Rich Hidy, Sports Editor

Jeni Houser has held strong despite the adversity that the Notre Dame volleyball team has faced this season in the arena.

In a year of transition in which the Irish finished the season with a record of 13-18 with a 7-13 ACC record in the Irish’s inaugural season in the conference, Houser was a consistent force on which longtime Head Coach Debbie Brown could rely. Houser started all of Notre Dame’s 31 regular season matches, making her one of five Irish players to earn a place in the starting lineup for every game. Houser was also second on the team with 311 kills, trailing teammate Toni Alugbue in that category by 33.

Houser, a 6’3 junior from Kentucky, will be expected to lead the charge next season after proving herself a leader in her first two at Notre Dame. (Houser was named to the First Team All-Big East team her sophomore year and was second on the team in kills in 2012.) Houser, majoring in American Studies, and Alugbue—who were both Honorable Mention All-Americans—will lead an emerging 2014 squad with a nice mixture of experience and determined youth expecting to make an impact.

The Rover interviewed Houser about her volleyball career and her hopes for her senior campaign.

Irish Rover: How did a great high school program like Assumption prepare you to play volleyball at Notre Dame?

Houser: Assumption was a nationally ranked volleyball program and we played the best of the best high school teams. It prepared me for the high caliber of play that happens in Division I volleyball. I was always fighting for a position on my high school team and there was never an easy day in the gym.

Why did you choose to come to Notre Dame rather than elsewhere?

Graduating from Notre Dame really means a lot to me. The community support was the number one reason, but also gaining a better education for myself really motivated me to pick Notre Dame. The volleyball program offers its student-athletes many opportunities that most other collegiate athletes won’t be able to experience in a lifetime, such as a team trip to Europe.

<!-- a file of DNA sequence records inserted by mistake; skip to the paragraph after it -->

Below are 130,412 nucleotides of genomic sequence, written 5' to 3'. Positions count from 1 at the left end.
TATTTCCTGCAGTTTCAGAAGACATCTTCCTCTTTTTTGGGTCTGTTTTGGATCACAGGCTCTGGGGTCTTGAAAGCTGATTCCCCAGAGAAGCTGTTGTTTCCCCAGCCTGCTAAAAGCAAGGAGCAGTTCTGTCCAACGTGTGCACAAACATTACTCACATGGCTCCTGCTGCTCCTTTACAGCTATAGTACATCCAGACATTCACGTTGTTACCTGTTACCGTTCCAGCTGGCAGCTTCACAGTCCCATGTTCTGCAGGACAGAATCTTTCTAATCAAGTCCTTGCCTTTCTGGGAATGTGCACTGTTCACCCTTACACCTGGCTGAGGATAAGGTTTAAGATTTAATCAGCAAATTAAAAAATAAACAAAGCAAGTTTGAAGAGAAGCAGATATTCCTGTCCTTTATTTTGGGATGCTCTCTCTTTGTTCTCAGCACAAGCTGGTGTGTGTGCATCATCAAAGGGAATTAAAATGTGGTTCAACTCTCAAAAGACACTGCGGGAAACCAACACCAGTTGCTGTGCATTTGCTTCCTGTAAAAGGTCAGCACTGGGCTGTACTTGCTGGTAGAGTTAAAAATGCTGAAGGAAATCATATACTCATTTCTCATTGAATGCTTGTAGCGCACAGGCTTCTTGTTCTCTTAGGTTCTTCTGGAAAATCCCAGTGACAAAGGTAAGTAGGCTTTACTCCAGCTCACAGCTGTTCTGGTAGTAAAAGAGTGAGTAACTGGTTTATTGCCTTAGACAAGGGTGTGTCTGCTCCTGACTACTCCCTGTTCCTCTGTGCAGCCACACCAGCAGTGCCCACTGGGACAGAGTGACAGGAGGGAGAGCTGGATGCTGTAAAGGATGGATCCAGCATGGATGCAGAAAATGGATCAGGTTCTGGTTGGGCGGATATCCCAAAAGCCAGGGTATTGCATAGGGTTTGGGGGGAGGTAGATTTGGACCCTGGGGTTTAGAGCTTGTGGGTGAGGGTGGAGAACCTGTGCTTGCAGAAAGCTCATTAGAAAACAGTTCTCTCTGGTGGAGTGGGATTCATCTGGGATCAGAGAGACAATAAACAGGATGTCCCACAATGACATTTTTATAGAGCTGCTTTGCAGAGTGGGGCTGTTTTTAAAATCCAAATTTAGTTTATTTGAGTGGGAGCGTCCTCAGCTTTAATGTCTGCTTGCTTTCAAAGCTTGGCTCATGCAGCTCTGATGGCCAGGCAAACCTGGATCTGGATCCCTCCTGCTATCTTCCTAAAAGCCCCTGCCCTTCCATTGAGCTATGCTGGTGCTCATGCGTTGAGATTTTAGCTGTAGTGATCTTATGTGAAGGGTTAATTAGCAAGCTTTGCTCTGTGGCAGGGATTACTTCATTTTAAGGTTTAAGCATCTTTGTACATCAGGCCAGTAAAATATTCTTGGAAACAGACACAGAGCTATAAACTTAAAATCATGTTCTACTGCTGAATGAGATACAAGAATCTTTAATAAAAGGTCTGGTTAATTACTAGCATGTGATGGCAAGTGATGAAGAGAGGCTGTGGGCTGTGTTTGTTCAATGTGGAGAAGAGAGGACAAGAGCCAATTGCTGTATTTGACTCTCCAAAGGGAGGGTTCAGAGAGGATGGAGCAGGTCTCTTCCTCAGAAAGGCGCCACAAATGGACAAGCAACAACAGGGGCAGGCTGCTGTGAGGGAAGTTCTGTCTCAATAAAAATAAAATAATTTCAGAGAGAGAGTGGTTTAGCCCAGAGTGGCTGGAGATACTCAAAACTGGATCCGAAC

What did you learn last season during your big season in which you were named co-MVP?

I learned that I need my teammates more than anything to win. If not for the passers and my setter then I wouldn’t have had the offensive threat I provided the team last season. I also learned that communication is key. It also made me very confident and I am not afraid to step on the court and make a difference.

What is your favorite thing to do at Notre Dame besides play volleyball?

My favorite aspect of attending school here is walking around the campus and feeling blessed to know I go to an amazing school that provides me so much more than just an athletic experience. It makes me so happy to see families walking around the quads and sharing the same happiness I have when I step out of Walsh to head to class or practice.

How have athletics contributed to your overall growth as a person?

It has made me a better leader. I can take my leadership skills not only on the court but off the court as well, especially when I work on group projects for certain classes. I am able to step up or step down in order to get the best results possible on the court and off.

How has Notre Dame challenged you academically?

It is tougher academically as a student athlete but it teaches us awesome time management skills. It’s definitely hard but at the end of the day, I know it will be worth it to work hard for four years and graduate from Notre Dame. It has also challenged me to think about what I actually enjoy studying. I started off as a Business major and I am now American Studies, and I love it.

What do you think about the spiritual aspect of Notre Dame? Does spirituality play a role in your life on campus?

I think the spiritual aspect of Notre Dame is incredible. I am surrounded by many opportunities to grow in my faith by going to mass in my dorm, mass in the Basilica and trips to the grotto.

How much of a leadership role have you taken on this year’s team?

I think my leadership role is more on the court than off. I believe the team looks at me to make clutch plays under pressure situations. I perform better when I am under pressure. It gets me fired up and I will do whatever it takes to win. I just hope the girls see that and learn from it.

What has the transition into the ACC been like for the team?

The transition has been a little different. The competition is a lot better than the Big East and we are traveling everywhere. There have been many times where we have come back from games at 1 or 2 in the morning on a Monday morning and then have to go to class and perform academically. I think the professors are really working with us, and I believe the transition will be a lot smoother next year. It has been an exciting experience.

What is your mindset going up for the ball when a kill opportunity presents itself?

I just want to kill the ball and put up a point. Confidence is something I think about everyday. When I take a moment in the team room before the game starts, I always spell out the word “confidence” to tell myself that I can do this and not to be afraid. I also visualize some of my favorite plays to remind myself that I can do the same thing over and over.

Rich Hidy is a sophomore business major and journalism minor. He resides in the official dorm of the Rover, Dillon Hall. Contact him at